Voluntary Disclosure of Income Scheme
|Voluntary Disclosure of Income Scheme|
|Closed||31 December 1997|
The Voluntary Disclosure of Income Scheme (VDIS) was a very unconventional but successful step among Indian economic policies. It would give an opportunity to the income tax or wealth tax defaulters to disclose their undisclosed income at the prevailing tax rates. This scheme would also ensure that the laws relating to economic offences would not be applicable for those defaulters. Over 350,000 people disclosed their income and assets under this scheme, which brought a revenue of ₹78 billion (US$1.1 billion) to the Indian finance ministry. The scheme was closed on 31 December 1997. The Union Finance Minister P. Chidambaram hoped, "It is my faith that given a chance, the people of India (would) come clean of the black money."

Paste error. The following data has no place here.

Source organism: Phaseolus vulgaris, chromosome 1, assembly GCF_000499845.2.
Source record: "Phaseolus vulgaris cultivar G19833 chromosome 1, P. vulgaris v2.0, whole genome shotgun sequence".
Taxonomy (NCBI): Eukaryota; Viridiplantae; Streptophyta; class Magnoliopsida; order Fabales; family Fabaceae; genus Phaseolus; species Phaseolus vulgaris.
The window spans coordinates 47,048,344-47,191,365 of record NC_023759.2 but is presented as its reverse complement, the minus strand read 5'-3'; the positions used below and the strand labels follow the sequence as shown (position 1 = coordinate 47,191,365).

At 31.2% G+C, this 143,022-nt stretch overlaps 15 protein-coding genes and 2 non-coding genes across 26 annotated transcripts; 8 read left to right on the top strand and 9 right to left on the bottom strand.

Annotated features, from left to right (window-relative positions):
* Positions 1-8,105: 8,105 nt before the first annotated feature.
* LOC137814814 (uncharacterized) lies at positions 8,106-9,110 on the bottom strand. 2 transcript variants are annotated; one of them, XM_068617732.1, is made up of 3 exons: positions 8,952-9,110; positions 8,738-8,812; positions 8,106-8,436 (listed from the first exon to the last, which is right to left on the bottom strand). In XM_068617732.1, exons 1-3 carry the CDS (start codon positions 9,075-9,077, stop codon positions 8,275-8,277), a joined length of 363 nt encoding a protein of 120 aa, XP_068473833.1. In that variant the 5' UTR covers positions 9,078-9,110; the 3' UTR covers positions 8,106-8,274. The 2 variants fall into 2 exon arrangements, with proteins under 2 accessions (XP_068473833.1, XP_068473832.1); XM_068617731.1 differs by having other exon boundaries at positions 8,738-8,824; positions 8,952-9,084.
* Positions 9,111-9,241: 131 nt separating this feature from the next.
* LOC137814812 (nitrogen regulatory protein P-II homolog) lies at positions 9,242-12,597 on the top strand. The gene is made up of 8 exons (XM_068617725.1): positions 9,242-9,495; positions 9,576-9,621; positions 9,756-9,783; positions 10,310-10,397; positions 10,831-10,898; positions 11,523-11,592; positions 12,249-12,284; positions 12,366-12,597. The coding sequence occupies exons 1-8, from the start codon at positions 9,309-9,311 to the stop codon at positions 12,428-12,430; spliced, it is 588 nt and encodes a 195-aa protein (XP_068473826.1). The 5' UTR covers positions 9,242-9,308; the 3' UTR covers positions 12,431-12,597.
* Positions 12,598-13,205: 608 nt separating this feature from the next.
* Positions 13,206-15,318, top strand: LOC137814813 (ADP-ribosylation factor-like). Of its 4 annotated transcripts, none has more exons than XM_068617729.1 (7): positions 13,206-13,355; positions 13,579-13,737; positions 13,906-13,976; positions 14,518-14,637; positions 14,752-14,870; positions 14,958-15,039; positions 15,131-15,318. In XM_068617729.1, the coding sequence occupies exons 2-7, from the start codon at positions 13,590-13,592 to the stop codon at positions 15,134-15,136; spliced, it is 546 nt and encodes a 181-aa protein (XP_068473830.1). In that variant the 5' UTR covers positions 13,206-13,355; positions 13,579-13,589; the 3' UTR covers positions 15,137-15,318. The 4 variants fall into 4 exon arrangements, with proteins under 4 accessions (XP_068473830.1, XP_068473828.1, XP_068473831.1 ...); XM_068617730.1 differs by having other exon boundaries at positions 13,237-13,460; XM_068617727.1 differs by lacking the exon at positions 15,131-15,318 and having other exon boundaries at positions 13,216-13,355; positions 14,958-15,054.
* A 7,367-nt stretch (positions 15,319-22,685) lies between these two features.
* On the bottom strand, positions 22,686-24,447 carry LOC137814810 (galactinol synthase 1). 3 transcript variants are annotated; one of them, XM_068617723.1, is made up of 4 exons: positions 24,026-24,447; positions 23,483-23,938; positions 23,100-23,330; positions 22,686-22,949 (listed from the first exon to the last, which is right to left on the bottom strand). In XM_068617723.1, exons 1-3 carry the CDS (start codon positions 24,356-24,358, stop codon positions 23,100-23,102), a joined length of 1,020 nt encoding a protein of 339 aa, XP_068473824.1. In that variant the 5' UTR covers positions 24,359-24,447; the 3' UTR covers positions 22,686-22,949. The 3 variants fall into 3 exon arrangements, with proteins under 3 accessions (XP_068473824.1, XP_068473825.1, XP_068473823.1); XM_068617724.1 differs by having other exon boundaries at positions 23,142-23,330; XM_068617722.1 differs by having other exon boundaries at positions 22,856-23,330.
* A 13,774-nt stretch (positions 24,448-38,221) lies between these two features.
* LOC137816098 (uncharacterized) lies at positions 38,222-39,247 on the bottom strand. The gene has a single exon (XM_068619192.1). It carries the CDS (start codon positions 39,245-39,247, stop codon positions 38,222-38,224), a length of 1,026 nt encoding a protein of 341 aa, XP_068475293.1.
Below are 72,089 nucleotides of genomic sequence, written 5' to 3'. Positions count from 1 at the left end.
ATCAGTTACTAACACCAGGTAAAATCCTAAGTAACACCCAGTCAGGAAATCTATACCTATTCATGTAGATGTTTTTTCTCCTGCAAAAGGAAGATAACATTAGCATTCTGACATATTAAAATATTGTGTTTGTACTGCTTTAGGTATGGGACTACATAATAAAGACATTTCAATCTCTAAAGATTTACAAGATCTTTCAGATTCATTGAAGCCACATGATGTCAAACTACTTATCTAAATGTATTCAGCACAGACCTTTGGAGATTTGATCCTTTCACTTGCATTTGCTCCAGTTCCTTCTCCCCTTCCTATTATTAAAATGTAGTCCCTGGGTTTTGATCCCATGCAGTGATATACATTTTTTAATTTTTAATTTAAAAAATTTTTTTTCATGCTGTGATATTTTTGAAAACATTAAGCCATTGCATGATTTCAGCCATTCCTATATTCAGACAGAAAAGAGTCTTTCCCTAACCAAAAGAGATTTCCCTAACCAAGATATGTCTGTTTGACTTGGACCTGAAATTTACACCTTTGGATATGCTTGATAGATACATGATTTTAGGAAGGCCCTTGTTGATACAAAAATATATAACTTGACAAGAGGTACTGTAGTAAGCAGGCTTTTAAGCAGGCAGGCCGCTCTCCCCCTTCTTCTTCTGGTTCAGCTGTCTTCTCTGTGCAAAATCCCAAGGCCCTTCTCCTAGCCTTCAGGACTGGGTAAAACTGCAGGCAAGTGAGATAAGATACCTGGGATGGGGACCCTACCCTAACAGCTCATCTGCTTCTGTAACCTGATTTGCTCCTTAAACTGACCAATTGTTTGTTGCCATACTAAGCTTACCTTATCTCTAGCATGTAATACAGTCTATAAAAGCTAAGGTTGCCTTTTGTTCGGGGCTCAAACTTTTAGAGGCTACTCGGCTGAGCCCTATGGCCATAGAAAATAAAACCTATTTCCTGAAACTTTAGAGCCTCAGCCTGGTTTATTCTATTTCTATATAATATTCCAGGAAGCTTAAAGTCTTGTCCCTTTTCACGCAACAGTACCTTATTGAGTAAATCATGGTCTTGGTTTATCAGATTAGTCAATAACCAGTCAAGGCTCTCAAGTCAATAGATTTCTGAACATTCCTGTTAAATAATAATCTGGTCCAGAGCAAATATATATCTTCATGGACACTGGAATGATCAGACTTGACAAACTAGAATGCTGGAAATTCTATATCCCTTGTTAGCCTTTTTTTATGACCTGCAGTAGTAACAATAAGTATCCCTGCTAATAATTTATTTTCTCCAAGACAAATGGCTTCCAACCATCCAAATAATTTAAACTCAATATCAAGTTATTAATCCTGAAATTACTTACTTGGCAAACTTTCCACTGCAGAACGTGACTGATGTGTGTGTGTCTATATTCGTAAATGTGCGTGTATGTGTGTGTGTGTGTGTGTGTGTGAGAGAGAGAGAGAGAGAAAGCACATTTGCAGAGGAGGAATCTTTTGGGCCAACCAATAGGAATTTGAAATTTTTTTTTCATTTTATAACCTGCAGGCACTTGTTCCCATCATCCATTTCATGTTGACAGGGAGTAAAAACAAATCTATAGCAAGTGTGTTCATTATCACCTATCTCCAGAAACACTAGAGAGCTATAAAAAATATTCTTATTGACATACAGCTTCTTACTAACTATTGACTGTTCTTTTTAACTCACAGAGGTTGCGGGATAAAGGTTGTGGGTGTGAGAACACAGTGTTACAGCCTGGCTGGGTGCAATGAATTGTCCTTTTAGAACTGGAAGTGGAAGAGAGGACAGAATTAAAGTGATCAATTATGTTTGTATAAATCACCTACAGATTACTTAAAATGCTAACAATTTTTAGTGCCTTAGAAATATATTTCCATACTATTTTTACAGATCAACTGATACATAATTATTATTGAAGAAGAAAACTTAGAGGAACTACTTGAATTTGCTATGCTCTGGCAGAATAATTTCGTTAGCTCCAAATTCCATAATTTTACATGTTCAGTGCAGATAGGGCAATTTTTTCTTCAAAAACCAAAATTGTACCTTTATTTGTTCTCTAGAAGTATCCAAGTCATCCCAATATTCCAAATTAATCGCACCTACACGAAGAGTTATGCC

VDIS granted income-tax defaulters indefinite immunity from prosecution under the Foreign Exchange Regulation Act, 1973, the Income Tax Act, 1961, the Wealth Tax Act, 1957, and the Companies Act, 1956 in exchange for self-valuation and disclosure of income and assets. The Comptroller and Auditor General of India condemned the scheme in his report as abusive and a fraud on the genuine taxpayers of the country.